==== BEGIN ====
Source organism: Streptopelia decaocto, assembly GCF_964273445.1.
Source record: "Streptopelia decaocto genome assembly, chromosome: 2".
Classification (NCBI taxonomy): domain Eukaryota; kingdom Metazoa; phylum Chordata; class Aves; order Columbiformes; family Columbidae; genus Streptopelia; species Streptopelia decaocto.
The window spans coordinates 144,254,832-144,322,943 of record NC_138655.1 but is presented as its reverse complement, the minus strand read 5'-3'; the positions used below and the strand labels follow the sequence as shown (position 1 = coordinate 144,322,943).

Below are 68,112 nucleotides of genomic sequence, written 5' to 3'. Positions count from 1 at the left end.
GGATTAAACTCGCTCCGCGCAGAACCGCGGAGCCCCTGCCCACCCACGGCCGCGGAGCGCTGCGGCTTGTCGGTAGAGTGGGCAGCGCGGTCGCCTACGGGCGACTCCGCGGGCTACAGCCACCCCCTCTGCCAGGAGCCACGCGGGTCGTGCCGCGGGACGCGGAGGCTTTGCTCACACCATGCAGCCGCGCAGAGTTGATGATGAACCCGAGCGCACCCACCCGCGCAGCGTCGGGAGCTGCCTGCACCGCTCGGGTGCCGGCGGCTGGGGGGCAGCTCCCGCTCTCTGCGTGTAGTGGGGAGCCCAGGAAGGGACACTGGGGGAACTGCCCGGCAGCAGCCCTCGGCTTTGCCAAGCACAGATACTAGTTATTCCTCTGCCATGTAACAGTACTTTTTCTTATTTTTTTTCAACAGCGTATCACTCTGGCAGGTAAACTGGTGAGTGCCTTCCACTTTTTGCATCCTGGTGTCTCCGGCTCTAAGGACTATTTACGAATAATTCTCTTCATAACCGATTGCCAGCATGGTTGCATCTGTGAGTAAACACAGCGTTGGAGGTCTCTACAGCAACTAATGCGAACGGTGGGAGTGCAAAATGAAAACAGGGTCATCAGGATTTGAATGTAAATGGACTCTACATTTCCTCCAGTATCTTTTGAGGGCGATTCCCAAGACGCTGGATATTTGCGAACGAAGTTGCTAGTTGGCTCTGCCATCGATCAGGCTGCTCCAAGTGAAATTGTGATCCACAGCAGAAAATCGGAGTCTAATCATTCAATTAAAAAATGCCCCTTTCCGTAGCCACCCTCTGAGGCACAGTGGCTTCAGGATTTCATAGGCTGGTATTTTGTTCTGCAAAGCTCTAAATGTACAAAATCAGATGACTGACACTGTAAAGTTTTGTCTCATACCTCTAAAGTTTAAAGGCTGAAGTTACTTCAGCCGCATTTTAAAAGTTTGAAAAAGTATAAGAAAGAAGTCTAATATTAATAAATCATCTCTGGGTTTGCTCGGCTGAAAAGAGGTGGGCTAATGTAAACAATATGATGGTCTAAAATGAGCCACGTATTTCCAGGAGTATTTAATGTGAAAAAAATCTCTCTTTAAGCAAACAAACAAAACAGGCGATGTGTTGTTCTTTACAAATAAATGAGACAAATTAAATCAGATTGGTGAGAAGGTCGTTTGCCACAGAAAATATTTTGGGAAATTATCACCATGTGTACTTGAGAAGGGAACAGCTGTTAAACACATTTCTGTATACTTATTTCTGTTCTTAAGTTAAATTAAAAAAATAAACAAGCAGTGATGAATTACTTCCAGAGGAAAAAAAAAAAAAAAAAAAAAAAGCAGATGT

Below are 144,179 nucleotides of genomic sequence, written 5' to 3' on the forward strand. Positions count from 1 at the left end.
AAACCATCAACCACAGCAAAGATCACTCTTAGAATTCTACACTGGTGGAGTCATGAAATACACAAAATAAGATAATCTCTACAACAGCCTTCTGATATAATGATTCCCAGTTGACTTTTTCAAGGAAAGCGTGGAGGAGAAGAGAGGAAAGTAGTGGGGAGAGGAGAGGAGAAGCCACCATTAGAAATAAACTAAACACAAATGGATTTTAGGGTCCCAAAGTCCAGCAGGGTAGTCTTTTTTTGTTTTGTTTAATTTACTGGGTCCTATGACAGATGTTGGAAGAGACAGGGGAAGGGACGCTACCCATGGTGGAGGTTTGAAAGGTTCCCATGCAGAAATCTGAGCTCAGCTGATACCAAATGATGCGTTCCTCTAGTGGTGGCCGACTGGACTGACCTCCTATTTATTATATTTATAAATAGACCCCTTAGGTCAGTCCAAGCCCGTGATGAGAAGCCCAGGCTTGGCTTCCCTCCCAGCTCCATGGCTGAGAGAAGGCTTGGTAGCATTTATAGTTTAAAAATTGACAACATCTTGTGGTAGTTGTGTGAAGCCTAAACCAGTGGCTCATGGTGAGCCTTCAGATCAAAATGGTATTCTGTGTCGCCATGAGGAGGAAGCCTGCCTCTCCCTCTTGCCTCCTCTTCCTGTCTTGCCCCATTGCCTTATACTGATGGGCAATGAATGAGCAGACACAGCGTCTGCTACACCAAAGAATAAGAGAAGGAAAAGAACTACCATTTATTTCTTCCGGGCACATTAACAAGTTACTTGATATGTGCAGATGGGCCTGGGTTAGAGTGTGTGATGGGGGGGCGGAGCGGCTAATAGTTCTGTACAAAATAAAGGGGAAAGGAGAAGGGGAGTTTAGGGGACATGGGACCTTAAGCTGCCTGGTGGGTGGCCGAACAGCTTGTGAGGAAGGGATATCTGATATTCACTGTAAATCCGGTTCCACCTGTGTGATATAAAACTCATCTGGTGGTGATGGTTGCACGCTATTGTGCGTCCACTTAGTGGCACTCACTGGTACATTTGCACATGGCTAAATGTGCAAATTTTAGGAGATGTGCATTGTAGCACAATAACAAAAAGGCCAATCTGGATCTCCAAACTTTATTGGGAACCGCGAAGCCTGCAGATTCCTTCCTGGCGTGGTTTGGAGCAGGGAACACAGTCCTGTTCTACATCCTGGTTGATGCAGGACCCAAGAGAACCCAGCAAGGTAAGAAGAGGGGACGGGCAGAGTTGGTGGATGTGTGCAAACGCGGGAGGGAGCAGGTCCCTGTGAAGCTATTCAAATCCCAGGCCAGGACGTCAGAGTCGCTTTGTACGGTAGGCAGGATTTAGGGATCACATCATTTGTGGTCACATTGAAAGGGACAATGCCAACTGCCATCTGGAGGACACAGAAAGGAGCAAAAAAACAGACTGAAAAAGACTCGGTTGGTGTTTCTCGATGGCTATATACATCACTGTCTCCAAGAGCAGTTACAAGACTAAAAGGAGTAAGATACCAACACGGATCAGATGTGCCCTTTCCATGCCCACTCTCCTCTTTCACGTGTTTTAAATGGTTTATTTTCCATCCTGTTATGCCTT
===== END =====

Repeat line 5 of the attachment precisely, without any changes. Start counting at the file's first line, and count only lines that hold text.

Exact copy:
Below are 68,112 nucleotides of genomic sequence, written 5' to 3'. Positions count from 1 at the left end.